An interactive digital arts exhibition will get underway
tomorrow. Sync 04 features a range of artwork created with or in
response to digital media. The works include animation, video, flat
work, music and installation pieces that respond to the human

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(Daily Anderson)
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(Ryan Lusk)
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(Mark Stock)

The show will be held at the Media Union on North Campus, which
celebrates its renaming ceremony tomorrow as well. The Union is
being commemorated as The James and Anne Duderstadt Center.

“Certain themes pop up in all of the work, such as the
contrast between reality and the digital realm. The use of digital
media grants the artist such fine and deliberate control over his
message that the end result is poignant reflection on the world we
live in,” said Engineering senior Noah Zoschke, president of
Entity, a digital arts coalition that is one of the organizations
behind the show.

An example of this underlying theme is Cranbrook Schools student
Bradford Watson’s “2x4x96,” an animation of a
two-by-four being shaved off bit by bit. The undulating movement of
the wood’s rings, set on a stark white background, uses a
digital realm to communicate the idea of life. “The wood is
taken out of its natural context and turned into a source of
digital animation. The tree comes alive again by viewing it in this
manner,” Zoschke explained.

Another work is an interactive sound and video controller
project, which is manipulated by joysticks and human interaction.
The exhibition also includes interactive workstations, where the
viewer can spend more time browsing through artwork at his own
pace. One can step through images, watch animations, and listen to
music, thus exploiting the power of the digital format.

The exhibition’s opening festivities night on Saturday
features musical performances in the Video Studio by four local
artists — Formless Figures, Aneurysm, Kadence featuring
Tenacity, and 000. A Detroit artist on the Planet-Mu label, 000
will open with live laptop electronic grooves. Kadence and Tenacity
are two members of the Abolitionists, an Ann Arbor group
specializing in philosophical socio-political hip-hop. Following is
Aneurysm, a DJ whose setup consists of both old and new
technologies — computers, Atari joysticks, a power glove and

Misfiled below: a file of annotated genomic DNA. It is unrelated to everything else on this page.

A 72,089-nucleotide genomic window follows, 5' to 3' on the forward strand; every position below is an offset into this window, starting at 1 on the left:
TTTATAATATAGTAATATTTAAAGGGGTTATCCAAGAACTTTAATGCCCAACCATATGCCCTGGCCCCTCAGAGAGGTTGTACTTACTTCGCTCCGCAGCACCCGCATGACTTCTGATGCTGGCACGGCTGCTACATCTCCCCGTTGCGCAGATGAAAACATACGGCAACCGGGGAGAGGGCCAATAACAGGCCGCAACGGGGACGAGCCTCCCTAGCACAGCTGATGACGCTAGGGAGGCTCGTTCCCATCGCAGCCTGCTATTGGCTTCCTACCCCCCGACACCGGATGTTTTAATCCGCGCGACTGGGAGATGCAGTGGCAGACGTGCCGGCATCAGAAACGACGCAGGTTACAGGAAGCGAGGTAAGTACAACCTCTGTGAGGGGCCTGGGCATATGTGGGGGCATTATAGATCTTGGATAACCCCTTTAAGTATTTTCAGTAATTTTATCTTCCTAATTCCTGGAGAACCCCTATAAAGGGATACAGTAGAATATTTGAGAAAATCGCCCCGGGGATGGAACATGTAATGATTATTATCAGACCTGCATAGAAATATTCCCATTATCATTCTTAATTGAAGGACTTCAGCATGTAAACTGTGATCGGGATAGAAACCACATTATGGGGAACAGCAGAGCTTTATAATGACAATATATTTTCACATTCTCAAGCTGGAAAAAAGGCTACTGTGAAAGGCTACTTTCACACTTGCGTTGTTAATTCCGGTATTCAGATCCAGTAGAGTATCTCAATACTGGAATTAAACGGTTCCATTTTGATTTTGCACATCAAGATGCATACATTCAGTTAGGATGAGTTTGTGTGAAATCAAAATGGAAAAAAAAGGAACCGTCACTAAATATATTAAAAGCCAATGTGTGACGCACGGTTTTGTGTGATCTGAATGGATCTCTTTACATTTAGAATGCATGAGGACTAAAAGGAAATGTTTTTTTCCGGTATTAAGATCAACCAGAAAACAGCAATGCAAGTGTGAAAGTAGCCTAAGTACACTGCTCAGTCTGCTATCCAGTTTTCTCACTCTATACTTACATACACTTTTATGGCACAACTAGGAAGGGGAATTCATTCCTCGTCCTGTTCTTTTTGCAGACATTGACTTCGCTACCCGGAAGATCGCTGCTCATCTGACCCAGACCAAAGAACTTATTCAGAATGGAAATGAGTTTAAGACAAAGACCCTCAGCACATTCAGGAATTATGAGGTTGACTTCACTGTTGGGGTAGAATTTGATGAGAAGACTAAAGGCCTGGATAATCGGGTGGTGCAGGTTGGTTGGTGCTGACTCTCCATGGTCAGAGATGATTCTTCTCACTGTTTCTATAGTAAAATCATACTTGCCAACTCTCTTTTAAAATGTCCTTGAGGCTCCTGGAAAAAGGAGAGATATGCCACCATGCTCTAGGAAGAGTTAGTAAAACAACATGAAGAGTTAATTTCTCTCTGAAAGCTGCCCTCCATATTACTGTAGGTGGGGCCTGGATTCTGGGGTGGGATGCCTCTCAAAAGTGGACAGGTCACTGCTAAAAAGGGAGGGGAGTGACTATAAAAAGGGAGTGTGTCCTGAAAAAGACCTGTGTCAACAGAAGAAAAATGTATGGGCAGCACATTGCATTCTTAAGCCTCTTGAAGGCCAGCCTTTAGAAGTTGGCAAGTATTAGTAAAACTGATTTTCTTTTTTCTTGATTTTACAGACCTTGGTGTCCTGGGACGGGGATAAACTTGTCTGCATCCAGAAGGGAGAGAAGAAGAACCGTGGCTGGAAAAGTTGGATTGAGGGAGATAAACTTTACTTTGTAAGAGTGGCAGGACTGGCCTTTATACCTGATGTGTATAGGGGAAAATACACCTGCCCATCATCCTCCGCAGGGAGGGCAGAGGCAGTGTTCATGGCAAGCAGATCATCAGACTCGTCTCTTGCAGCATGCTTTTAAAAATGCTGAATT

a standard turntable. The headliner, Formless Figures, a group from
Warren, melds together jazz, soulful hip-hop and electronic sounds
with the use of live instrumentation, turntables, drum machines,
other electronics, vocals and a veejay. Free food and drink will be
provided, and animation and video screenings will take place
between performances.

The annual exhibition, under a different name, in past years
featured international and higher-profile artists. This
year’s show, in contrast, focuses on students and local
artists. Among them are LSA, Engineering and Art and Design
students, Detroit College for Creative Studies students, Cranbrook
students, and artists from Ann Arbor, Ypsilanti and Detroit.

“The greatest part about the show has been working with
other groups and especially with other schools,” Zoschke
said. “Working with outside artists who have their own
experience handling artwork, combined with the University’s
facilities, gives the show a unique feel that it wouldn’t
have if working with solely U of M people.”

Entity, one of the organizations hosting Sync 04, is a digital
arts coalition at the University that focuses on collaboration
among artists. Zoschke said, “The fruits of (Entity’s)
project nights are actually in the art show as installation pieces.
We discussed ideas in larger project nights, and once an idea was
solidified, the people who were interested would work on it in
their spare time.” The sound and video controller project is
one of these installation pieces arising from Entity meetings. The
University sponsors the group, providing members with equipment,
public spaces and funding.

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